Dean Hearst: Bigelow Tea was founded by Ruth Campbell Bigelow over 60 years ago in 1945. The company continues to be 100% family owned and managed by the Bigelow family with a special blend of pride and enthusiasm. Today the company is one of the nation’s leading producers of specialty teas, which includes more than 80 varieties of flavored, traditional, green, organic green, herbal, decaffeinated, and iced teas. One of Bigelow Teaâ€™s most well-known products is Americaâ€™s number one specialty tea flavor â€œConstant CommentÂ®â€ which is flavored with a delicious blend of oranges and spice. It is available in both black and green tea versions.
In 2003, Bigelow Tea purchased and restored the beautiful Charleston Tea Plantation â€“ the only tea plantation in America. Here Bigelow Tea cultivates several hundred thousand tea bushes that are descendants of bushes brought from China and India during the 1800â€™s. Visitors are welcome to tour the facility and observe the tea manufacturing process.
And donâ€™t forget about our high profile advocates of Bigelow Green Tea which include sports figures Yankees manager Joe Torre and the father-son football duo Phil and Chris Simms.
2. TN: What made Bigelow decide to go solar was it requested by your customers?
DH: Solar power was looked at as a means to reduce the increase in power rates by United Illuminating. Bigelow formed a team to look at alternate methods of generating power and possible reductions to our current power consumption. With the help from CCEF â€œConnecticut Clean Energy Fundâ€ and United Illuminating the process has been very painless and educational along the way.
Over the weekend I had the good fortune to “sit down” over email with Vinay Gupta, the creator of the amazing Hexayurt project that we highlighted last week.
The Naib: Before we get started could you tell us a little about yourself.
Vinay Gupta: My name is Vinay Gupta, and I invented the Hexayurt. I run what is essentially an open source design project around solving the problems of the word’s poor by bringing the cost of essential services down to a level they can comfortably afford.
I took a roundabout path to get here: I started out doing 3D graphics. In college, I helped start a company called Voxar that did medical imaging software. I had the critical insight that the entire enterprise was based on – that some throw away demo software Andrew Bissell (the founder) had written was actually the key to a whole new way of rendering. I spend about the next six years doing 3D graphics off and on, as well as a stint trying to start a Geodesic Dome company called WorldView LivingSpace with David Kinne, an incredibly talented Quality guru who taught me about Permaculture , Deming and the whole culture of quality. That left a deep imprint. WorldView had licensed a really superior dome technology from
Wil Fidroeff and I’m still surprised that Wil’s dome tech hasn’t taken over the world!
Most 3D graphics is all about triangle meshes and that’s the tie in to buildings – geodesics are very strong because of the way triangles hold forces, and fitting triangles correctly to a sphere is the core of Buckminster Fuller’s dome geometry.
1. The Naib: How did the hexayurt project get started and who else is involved in the project?
Vinay Gupta: The hexayurt had two genesis points. The first was my curiosity about how to overcome the bane of geodesic domes – not that they leak, but that the weird angles and unusual component sizes fit so poorly to standard building materials, often creating up to 40% waste. So I was playing around with 4′ x 8′ sheets in my head, trying to find a way to build domes with them, and I stumbled on the hexayurt’s basic shape: six isosceles triangles with the same base and height form a cone suitable for a roof. It’s “geodesic-like” – no longer do all the points fit on the surface of a sphere, but on the other hand, you can cut it by eye in the field with a stick and still get a building.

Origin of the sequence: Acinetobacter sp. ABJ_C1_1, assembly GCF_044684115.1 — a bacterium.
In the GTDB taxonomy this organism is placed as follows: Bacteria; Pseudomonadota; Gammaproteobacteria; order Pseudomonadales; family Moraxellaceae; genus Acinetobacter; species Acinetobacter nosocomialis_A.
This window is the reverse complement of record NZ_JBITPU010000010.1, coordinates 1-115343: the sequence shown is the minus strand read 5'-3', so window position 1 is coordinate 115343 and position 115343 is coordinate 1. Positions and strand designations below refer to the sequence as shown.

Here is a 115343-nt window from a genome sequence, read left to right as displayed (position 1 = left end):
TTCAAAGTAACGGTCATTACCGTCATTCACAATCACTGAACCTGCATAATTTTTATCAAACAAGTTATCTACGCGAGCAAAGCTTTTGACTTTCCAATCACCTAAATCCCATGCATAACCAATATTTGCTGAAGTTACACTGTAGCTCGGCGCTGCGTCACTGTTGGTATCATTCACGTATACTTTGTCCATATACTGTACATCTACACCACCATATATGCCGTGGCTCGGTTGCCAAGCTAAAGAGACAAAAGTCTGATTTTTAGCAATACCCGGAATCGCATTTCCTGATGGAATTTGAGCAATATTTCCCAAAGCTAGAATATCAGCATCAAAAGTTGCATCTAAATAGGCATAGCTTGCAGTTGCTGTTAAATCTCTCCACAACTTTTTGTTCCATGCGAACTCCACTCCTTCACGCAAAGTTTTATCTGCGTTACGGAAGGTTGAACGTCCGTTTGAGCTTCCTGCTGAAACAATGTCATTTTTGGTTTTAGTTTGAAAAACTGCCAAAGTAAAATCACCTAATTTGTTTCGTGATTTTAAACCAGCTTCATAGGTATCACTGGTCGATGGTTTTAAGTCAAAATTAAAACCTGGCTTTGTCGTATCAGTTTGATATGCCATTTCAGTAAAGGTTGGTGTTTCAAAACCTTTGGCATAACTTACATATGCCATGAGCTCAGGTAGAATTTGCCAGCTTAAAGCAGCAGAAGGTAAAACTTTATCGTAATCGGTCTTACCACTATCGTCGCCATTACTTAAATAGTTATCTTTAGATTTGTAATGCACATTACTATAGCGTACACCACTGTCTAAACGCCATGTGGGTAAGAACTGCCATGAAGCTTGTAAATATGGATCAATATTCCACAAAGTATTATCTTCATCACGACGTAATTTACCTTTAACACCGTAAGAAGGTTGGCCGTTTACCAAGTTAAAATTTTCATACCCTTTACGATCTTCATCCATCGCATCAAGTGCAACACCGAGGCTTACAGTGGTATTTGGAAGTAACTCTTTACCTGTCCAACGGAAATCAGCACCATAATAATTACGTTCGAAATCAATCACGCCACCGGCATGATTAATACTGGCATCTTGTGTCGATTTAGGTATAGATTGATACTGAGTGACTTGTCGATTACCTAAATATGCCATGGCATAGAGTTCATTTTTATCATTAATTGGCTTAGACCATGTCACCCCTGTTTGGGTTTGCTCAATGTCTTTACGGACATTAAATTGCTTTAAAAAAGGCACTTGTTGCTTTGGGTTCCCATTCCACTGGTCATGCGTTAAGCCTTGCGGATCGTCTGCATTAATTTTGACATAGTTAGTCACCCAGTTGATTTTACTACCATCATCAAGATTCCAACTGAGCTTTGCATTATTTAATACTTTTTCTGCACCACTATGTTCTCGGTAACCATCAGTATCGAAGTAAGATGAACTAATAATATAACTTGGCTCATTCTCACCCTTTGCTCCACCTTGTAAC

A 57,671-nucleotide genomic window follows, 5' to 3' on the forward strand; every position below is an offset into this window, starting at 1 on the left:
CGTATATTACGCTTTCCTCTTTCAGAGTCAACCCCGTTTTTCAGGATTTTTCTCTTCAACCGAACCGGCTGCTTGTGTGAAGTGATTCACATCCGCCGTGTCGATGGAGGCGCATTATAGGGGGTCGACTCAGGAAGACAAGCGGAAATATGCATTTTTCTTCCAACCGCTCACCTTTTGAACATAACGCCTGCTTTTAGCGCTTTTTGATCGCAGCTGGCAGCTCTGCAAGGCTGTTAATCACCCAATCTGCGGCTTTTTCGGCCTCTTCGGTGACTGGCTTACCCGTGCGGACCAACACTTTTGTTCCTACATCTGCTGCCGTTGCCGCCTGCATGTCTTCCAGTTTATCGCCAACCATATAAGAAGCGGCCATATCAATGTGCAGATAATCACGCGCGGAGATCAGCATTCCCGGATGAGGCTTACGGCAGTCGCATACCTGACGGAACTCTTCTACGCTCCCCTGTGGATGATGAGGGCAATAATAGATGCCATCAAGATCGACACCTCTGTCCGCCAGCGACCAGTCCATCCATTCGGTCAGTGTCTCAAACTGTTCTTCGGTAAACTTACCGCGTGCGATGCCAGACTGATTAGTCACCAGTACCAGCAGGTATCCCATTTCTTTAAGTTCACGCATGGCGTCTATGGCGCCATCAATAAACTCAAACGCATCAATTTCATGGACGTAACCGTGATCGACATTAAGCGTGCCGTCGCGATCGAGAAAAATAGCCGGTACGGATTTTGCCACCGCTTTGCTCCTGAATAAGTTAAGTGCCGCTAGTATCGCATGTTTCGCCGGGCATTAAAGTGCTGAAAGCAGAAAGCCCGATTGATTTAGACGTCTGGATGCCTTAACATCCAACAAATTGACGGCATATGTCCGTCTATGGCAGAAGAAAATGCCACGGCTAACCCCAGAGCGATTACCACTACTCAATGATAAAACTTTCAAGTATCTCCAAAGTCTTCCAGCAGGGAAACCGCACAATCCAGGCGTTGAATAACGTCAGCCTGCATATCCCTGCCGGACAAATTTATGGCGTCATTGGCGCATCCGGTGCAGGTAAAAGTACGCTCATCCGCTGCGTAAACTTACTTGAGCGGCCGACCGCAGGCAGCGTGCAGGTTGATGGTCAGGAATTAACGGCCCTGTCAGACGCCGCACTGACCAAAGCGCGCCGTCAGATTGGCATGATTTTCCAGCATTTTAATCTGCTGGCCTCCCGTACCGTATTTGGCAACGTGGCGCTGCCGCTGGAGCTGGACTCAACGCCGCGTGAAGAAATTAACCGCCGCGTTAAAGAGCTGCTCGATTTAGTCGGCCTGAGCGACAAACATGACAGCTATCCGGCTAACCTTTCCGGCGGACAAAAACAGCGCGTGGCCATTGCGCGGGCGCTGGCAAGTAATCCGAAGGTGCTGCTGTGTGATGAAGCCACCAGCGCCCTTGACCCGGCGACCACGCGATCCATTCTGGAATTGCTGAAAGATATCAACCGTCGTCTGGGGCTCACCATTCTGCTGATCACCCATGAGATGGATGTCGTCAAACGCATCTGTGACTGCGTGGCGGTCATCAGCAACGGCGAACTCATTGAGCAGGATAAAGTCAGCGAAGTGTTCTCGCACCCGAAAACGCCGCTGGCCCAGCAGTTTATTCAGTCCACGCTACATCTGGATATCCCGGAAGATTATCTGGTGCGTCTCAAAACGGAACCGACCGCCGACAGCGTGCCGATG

So that was Genesis 1. Genesis 2 was the Sustainable Settlements CharretteThis was one of those epochal meetings that RMI throws every so often where they rewrite reality by figuring out better ways of doing things. I was not at the Charrette but I was working at RMI off and on as a volunteer at the time and got a good dose of the ideas and insights, including the key insight that there needed to be a building that could be moved with the population when they were sent home, rather than being tied to the refugee camp. It all came together from there, really. Amory Lovins notions about autonomous building provided the last leg of the triangle. Over the next few years I began to assemble the system.
There are also three groups involved: the first is me and my immediate collaborators – Lindsey Darby, Woody Evans and a few other folks.
The second is the vendors: the Hexacomb cardboard manufacturers, the wood gasification stove engineers and so on.
The third group is the aid agencies and especially the US Department of Defense. I attended Strong Angel and since then the building and concepts associated have come into contact with a lot of people, particularly since a rather senior fellow by the name of Dr. Linton Wells rather likes the design (he’s a big fan of Amory Lovins work and the design is a direct extension of Amory’s thinking to a very large degree.) It was a bit surprising at first to be in such tight collaboration with those guys but they are the final resort – they’re the people the world turns to when things go really, really wrong like they did in the tsunami or the Pakistan earthquake, so they’re very much on the look out for better answers to “how do we keep these folks alive?”« newer posts | older posts »